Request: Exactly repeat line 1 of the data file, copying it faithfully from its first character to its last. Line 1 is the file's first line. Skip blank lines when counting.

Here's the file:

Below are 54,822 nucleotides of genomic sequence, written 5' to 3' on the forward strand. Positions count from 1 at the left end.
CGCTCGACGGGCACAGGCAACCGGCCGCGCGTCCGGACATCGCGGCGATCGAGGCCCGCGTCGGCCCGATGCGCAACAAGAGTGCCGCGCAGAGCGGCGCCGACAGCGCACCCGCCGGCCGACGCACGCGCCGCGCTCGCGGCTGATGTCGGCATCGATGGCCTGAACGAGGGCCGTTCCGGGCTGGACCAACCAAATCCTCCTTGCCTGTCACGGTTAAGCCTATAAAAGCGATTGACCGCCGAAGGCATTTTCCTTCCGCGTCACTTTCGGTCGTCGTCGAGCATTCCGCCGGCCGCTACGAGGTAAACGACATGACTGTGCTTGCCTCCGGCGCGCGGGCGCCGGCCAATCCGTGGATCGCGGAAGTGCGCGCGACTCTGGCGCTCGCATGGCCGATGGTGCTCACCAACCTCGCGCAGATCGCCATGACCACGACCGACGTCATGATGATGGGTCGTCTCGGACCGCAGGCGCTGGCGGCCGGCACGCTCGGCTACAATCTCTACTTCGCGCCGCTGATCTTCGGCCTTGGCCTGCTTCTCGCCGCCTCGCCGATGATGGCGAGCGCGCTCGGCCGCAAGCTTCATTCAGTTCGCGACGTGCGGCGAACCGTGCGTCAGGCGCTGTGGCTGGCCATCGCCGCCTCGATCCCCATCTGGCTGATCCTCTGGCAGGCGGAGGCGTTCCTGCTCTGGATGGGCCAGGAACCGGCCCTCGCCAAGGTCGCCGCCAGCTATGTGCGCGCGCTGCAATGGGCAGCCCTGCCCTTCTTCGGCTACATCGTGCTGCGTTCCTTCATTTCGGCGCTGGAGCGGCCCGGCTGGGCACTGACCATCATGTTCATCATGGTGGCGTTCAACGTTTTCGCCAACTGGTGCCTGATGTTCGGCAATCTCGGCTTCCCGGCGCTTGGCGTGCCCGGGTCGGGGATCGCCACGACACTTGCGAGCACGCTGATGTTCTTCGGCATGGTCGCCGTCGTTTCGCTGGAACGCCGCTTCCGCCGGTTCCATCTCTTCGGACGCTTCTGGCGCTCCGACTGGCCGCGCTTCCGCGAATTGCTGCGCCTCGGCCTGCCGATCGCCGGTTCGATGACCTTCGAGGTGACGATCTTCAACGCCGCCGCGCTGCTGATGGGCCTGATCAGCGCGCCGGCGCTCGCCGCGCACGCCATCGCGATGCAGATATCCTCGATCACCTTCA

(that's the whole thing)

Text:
Below are 54,822 nucleotides of genomic sequence, written 5' to 3' on the forward strand. Positions count from 1 at the left end.